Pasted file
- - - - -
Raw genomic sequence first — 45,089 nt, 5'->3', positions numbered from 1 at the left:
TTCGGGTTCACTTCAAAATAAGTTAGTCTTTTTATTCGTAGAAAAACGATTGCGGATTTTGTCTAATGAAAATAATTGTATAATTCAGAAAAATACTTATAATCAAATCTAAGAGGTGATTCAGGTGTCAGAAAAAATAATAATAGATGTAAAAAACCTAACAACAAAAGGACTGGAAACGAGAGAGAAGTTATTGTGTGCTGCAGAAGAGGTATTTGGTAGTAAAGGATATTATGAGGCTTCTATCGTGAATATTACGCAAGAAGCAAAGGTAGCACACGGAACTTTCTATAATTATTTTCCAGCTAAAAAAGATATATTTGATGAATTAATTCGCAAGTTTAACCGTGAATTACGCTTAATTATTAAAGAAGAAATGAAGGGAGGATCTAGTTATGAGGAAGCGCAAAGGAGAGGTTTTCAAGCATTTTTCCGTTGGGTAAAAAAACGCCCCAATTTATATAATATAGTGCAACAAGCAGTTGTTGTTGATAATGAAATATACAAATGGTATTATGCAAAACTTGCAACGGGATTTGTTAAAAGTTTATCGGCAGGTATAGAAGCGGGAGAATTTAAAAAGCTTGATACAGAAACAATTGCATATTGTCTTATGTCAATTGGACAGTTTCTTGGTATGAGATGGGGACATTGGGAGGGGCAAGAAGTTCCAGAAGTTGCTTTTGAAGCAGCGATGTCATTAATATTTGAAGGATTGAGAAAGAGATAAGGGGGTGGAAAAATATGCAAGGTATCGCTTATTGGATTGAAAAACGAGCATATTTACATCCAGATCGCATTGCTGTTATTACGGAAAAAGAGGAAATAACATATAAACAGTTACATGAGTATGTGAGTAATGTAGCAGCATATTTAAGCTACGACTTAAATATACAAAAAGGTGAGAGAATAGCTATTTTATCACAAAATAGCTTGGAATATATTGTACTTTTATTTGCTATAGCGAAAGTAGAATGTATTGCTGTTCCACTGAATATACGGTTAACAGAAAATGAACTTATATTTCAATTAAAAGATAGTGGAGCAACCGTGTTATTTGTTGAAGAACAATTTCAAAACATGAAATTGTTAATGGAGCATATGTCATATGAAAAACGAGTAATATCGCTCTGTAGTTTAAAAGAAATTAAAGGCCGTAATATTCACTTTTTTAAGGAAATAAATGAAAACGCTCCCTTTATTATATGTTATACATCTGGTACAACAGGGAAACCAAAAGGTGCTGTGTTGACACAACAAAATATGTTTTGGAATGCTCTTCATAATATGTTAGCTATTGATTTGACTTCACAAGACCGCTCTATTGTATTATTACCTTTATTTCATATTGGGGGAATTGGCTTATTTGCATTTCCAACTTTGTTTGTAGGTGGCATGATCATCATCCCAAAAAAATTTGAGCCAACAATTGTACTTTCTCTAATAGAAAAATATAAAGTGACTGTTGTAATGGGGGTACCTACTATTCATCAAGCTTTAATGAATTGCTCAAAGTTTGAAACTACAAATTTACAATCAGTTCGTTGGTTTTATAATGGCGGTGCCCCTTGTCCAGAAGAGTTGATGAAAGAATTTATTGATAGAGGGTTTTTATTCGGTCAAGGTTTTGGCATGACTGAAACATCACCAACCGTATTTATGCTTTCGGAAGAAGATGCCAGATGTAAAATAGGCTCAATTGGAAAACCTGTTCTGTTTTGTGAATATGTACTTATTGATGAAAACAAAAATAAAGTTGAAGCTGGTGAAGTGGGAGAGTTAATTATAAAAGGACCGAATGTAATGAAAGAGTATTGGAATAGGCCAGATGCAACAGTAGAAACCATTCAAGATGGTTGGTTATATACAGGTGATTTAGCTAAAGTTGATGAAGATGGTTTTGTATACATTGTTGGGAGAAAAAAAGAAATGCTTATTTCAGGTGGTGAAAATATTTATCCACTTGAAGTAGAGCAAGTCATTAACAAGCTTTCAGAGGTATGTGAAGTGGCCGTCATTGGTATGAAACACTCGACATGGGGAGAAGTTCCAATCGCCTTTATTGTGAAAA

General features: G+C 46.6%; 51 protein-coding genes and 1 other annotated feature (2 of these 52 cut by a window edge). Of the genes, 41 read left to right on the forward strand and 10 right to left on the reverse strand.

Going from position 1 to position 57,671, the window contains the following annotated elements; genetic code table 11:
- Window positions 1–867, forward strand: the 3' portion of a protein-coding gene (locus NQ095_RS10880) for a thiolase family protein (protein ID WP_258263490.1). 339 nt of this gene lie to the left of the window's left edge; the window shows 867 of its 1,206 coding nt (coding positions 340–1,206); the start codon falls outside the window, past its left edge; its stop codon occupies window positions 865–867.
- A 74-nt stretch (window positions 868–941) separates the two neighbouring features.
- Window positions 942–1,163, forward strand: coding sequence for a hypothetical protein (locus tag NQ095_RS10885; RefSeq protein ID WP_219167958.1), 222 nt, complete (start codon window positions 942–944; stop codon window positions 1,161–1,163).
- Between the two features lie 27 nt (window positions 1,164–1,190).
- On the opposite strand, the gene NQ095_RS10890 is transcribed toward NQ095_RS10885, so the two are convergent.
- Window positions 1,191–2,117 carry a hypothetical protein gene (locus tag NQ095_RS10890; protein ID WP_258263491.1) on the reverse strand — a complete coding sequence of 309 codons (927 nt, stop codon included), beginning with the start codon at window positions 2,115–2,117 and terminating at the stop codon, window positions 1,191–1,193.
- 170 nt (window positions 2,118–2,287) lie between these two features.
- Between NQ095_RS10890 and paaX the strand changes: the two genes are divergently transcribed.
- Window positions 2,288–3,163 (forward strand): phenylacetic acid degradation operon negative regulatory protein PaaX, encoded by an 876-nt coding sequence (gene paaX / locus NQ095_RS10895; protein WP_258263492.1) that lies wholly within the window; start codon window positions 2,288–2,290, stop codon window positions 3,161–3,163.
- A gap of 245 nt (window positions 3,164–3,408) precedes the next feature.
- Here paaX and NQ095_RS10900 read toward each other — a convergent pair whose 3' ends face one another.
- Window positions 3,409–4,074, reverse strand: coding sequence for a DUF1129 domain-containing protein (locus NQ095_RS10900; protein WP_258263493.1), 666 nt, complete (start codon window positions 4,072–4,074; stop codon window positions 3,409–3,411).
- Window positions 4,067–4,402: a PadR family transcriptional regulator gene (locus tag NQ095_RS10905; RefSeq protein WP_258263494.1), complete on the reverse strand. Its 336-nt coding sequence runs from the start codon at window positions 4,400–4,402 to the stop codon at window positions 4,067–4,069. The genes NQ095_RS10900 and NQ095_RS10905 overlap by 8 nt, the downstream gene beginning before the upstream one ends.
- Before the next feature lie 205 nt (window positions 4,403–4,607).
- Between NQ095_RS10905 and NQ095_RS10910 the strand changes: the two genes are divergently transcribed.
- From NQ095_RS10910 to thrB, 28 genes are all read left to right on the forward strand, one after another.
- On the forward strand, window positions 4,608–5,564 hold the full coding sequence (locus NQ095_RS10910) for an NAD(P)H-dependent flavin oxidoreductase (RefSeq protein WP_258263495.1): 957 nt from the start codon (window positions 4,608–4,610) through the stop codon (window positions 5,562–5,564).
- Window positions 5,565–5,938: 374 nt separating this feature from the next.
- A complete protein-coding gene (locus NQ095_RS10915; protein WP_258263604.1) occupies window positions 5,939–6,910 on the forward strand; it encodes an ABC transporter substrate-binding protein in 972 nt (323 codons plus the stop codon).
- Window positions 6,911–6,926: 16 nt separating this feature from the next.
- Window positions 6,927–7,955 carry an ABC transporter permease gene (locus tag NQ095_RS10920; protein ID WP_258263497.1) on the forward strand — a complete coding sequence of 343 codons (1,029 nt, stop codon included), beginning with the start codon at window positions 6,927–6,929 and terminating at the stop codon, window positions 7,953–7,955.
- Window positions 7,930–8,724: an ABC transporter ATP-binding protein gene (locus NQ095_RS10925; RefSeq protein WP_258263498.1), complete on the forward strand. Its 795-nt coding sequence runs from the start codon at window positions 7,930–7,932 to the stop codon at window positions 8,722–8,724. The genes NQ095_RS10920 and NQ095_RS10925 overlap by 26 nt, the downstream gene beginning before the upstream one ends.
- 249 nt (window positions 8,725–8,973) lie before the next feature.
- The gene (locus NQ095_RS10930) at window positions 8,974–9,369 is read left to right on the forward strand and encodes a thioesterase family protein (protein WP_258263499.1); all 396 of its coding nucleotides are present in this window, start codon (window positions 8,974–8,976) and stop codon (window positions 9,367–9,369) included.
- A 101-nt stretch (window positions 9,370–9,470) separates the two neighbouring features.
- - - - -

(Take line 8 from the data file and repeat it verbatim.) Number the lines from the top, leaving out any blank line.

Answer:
- Between the two features lie 27 nt (window positions 1,164–1,190).